This issue’s featured artist is architect, media artist and researcher Clarissa Ribeiro, Ph.D.
Offering a dynamic exchange between communication and media Ribeiro’s artistic and research interests converge in the exploration of consciousness and the self as emergences from local and nonlocal communication phenomena in the most diverse scales, relating her practice to concepts she theorized such as CAFFS (Complex Affective Systems) focusing on the local and non-local informational bonds between a given complex system’s elements, and Molmedia—a metaphorical reference to the concept of mole, denoting here not exclusively the quantitative amount of substance but the information exchange processes taking the substances as messages. Working in collaboration with artists and scientists all around the world, she has been producing and exhibiting internationally exploring information and communication dynamics and speculative data visualization from a cross-scale perspective.
In her career as media artist, producing individually or collectively—together with Gilbertto Prado and his Poéticas Digitais group at the University São Paulo (ECA USP/CAP), as a member of Art|Sci Center and Lab Collective at the University of California Los Angeles, or dialoguing and collaborating with a Planetary3 family of artists and scientists and learning from their critiques—her aim is to integrate the audience performatively in her installations as the core of her poetics by focusing on how subjective and objective relations are built and developed through communicational processes, leading to self-organizing dynamics that cooperate with noise as an organizational principia, lead to the emergence of human creativity and consciousness and ultimately the self.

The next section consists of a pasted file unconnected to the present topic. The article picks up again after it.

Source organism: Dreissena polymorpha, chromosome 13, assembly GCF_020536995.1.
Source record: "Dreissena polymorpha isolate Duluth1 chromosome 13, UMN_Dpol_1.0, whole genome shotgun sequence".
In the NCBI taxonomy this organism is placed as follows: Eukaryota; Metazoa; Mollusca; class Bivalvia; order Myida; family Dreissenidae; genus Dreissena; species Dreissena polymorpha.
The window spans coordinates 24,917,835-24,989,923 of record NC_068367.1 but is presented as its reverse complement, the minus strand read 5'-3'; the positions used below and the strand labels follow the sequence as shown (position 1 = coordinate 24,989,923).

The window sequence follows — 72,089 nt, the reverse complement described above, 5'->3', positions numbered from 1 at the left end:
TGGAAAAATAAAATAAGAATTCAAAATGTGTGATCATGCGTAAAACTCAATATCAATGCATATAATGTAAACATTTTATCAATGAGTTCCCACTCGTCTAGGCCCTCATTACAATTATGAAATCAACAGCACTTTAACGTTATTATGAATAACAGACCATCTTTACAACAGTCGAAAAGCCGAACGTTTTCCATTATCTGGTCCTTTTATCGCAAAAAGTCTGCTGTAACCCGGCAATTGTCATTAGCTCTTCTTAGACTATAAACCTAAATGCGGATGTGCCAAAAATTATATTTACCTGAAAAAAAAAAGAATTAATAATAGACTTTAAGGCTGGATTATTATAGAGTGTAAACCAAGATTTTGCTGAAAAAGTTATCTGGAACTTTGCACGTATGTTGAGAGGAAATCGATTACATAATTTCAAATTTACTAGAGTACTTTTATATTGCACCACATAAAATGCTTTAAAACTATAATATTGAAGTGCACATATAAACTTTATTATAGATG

A Fulbright Scholar in Arts, chair of the first Leonardo ISAST LASER talks organized in Brazil and member of UCLA’s Art|Sci Collective; Ribeiro directs the CrossLab research group and the LIP (Lab for Innovation and Prototyping) at the University of Fortaleza in Brazil where she teaches Experimental and Morphogenetic Design Strategies.